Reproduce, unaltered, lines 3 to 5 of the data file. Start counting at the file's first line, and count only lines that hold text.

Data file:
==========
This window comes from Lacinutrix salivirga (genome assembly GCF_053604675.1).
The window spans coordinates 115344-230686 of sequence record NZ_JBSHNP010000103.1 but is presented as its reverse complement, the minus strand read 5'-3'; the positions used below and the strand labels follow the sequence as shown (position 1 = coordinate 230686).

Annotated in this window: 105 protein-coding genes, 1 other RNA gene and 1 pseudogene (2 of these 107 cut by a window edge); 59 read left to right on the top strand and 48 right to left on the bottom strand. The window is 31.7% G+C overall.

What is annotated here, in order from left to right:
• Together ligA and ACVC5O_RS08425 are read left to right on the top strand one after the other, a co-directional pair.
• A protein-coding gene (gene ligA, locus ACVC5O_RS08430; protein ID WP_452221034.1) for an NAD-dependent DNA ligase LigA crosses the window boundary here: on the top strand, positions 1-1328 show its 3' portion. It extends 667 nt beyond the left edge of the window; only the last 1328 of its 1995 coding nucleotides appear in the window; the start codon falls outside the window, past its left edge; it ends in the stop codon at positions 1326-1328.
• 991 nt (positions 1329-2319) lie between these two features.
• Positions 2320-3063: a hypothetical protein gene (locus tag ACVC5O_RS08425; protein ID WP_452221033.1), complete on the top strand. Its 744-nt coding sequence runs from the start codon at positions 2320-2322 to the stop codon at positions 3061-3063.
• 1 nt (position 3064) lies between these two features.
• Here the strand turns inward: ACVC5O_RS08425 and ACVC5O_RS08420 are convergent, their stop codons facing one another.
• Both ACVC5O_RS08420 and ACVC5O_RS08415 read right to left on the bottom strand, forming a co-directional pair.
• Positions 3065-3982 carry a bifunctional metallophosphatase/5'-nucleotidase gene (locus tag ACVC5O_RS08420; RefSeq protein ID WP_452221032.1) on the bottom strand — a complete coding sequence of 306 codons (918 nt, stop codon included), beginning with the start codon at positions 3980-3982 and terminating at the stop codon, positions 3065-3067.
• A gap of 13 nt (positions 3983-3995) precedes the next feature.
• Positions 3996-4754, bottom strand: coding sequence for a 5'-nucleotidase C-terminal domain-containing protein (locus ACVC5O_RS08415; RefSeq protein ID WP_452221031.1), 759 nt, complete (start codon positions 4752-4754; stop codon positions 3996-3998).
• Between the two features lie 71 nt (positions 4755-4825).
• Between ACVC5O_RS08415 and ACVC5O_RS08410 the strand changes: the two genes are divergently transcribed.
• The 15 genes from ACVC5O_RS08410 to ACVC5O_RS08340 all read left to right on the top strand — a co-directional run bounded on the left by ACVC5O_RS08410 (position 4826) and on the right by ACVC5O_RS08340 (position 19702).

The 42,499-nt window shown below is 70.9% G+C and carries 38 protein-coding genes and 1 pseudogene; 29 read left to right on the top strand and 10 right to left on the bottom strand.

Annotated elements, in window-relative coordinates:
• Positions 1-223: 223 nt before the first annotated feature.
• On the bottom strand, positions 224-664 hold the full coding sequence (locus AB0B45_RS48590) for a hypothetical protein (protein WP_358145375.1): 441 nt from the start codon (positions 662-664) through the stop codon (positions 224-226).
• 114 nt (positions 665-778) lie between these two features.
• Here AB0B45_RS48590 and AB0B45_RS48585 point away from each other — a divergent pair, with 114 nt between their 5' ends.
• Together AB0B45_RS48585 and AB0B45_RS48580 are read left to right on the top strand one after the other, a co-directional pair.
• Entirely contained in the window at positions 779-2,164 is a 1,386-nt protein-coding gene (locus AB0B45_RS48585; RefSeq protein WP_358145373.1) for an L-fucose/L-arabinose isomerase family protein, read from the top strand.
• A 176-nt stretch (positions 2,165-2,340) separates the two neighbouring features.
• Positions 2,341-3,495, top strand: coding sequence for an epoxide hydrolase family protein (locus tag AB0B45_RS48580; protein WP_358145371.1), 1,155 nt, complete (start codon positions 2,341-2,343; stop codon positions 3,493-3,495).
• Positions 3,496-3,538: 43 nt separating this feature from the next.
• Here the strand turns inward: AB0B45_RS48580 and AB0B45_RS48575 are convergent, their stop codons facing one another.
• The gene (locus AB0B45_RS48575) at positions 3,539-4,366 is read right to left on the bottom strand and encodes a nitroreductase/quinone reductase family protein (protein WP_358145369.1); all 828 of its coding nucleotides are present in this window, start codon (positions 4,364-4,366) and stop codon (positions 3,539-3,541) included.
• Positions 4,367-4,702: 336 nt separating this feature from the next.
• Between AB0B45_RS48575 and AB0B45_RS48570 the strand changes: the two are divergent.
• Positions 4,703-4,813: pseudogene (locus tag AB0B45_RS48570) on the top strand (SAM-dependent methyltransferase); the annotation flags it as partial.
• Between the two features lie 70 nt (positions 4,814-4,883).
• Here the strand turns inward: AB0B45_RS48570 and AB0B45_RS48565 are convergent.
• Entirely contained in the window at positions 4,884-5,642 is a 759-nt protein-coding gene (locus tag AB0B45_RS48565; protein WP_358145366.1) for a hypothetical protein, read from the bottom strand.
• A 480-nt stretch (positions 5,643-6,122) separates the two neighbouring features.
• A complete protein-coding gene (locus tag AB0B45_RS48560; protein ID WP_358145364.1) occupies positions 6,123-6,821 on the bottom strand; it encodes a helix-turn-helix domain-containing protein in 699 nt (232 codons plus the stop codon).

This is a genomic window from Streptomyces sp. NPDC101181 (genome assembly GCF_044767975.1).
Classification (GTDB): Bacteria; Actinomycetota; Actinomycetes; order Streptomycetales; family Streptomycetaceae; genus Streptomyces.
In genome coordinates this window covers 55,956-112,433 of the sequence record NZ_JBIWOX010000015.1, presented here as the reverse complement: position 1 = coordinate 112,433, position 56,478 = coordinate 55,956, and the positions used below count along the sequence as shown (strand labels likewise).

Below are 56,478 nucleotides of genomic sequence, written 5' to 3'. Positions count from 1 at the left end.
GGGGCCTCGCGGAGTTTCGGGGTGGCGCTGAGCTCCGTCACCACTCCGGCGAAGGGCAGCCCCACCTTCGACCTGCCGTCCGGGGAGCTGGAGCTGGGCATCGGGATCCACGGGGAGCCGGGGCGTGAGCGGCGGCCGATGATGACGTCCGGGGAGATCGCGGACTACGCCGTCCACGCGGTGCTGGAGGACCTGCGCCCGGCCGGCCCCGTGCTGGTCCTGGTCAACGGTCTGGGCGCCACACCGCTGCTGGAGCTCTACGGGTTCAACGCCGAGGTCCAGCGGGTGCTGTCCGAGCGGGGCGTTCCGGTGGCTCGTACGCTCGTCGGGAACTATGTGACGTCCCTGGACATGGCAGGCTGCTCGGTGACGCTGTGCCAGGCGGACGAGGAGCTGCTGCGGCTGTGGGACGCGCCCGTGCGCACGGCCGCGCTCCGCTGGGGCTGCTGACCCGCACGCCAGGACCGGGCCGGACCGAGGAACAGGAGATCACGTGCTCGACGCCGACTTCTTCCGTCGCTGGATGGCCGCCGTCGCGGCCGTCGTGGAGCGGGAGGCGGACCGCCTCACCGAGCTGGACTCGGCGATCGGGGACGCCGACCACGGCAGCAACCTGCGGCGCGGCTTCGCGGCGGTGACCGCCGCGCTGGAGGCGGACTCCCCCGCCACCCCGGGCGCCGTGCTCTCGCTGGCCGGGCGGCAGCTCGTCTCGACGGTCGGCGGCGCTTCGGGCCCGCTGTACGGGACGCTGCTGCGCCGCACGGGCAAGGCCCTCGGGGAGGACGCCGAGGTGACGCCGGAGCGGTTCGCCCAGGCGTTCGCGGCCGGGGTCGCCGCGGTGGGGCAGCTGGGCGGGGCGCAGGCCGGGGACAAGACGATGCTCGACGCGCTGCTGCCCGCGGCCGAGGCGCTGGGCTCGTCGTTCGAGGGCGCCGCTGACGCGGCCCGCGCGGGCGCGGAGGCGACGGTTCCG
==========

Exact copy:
Annotated in this window: 105 protein-coding genes, 1 other RNA gene and 1 pseudogene (2 of these 107 cut by a window edge); 59 read left to right on the top strand and 48 right to left on the bottom strand. The window is 31.7% G+C overall.

What is annotated here, in order from left to right:
• Together ligA and ACVC5O_RS08425 are read left to right on the top strand one after the other, a co-directional pair.